Panel Paper: Child Participation in Supplemental Security Income: Cross- and within-State Determinants of Caseload Growth

Friday, November 3, 2017
Burnham (Hyatt Regency Chicago)

*Names in bold indicate Presenter

Lucie Schmidt, Williams College and Purvi Sevak, Mathematica Policy Research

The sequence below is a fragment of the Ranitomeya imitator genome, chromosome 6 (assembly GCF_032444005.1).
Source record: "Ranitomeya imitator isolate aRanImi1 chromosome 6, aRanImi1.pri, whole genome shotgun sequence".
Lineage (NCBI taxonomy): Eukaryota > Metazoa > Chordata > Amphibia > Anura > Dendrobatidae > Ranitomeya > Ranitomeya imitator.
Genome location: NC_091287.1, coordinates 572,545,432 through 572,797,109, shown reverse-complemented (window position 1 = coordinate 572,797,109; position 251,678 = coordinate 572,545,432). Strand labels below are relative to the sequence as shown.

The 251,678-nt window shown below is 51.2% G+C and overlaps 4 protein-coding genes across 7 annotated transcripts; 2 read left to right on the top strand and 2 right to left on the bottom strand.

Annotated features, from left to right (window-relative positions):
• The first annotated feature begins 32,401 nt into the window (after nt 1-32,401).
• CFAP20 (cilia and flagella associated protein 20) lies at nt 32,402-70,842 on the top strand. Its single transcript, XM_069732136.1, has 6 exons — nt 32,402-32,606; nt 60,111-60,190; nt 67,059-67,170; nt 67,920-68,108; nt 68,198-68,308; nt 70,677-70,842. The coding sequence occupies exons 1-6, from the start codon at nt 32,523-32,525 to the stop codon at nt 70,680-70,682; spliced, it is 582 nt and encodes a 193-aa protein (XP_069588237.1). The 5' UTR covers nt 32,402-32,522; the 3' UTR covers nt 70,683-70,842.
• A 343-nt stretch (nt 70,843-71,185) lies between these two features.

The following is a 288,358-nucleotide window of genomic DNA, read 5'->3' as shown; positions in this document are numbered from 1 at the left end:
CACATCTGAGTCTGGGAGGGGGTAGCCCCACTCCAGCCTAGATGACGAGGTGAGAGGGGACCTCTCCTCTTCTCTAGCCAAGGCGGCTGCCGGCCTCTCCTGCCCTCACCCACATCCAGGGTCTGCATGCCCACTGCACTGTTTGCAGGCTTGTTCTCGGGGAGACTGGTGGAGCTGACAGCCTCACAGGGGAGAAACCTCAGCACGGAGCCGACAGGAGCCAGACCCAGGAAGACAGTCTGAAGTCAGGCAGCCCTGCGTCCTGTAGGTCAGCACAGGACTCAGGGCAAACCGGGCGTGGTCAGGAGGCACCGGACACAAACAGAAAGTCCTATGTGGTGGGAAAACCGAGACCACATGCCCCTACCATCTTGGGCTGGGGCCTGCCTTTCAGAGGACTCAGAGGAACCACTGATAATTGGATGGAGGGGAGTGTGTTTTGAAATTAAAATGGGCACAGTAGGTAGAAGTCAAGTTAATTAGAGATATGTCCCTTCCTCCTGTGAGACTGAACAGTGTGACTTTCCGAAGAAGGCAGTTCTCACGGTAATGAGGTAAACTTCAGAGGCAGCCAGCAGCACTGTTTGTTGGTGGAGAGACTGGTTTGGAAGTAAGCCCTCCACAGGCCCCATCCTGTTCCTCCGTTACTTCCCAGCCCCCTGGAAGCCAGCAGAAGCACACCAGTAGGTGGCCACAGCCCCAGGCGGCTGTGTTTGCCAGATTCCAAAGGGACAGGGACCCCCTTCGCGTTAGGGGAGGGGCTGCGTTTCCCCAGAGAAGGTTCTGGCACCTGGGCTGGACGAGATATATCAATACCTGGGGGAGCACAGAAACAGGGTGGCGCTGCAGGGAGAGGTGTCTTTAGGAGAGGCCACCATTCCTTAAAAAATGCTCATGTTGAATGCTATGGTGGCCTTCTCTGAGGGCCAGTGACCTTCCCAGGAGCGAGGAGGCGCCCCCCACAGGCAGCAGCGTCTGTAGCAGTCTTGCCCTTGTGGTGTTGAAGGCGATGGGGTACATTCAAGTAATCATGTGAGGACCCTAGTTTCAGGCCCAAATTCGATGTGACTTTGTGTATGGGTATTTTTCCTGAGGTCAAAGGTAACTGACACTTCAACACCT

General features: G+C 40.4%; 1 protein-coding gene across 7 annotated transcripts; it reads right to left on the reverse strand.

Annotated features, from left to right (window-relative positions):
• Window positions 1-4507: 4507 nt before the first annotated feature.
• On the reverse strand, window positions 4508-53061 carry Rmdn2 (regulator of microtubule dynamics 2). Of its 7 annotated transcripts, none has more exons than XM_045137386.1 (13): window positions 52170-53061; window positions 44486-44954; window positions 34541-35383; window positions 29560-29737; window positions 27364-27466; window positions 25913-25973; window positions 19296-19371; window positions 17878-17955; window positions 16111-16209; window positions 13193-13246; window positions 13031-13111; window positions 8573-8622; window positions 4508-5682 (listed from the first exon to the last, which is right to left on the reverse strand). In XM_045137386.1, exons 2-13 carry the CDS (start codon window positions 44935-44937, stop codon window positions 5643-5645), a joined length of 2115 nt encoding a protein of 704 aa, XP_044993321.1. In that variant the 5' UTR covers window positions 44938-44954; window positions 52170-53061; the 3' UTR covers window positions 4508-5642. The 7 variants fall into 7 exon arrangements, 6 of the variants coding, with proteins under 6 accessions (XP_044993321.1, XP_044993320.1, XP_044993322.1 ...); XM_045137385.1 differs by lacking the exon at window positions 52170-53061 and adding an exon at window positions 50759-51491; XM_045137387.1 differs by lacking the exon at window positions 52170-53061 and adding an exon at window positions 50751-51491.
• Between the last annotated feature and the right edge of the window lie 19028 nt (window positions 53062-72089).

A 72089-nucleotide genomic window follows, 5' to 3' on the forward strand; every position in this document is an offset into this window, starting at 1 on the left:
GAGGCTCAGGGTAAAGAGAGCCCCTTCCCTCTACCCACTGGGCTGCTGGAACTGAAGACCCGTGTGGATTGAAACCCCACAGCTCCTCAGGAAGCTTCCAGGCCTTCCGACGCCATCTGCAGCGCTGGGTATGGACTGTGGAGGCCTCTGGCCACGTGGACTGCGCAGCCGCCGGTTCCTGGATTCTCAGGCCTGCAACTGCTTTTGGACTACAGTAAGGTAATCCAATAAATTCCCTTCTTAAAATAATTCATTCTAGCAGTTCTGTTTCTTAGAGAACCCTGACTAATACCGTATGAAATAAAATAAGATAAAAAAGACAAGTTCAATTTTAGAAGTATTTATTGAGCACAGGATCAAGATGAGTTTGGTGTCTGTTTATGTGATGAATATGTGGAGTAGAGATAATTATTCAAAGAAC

Researchers have struggled to explain the substantial growth over recent years in Supplemental Security Income (SSI) receipt among children under the age of 18. Although existing studies have examined caseloads at the state level, we explore the possibility that local conditions may play a more important role in driving caseload growth, and that different factors might matter in different parts of the country. In this paper, we examine the importance of a number of factors in explaining county-level child SSI caseloads over time. We find that, nationally, these factors explain between 30 and 40 percent of the 2003–2008 growth in SSI caseloads and about 25 percent of the trend from 2008–2011. We also find that the importance of these factors in explaining growth varies substantially regionally and across states, which suggests that national models may lead researchers to overlook important determinants of caseload growth by averaging variation across regions and states. The finding also suggests that state-specific case studies of caseload growth with consideration of local factors may be fruitful in providing additional understanding of the child SSI caseload.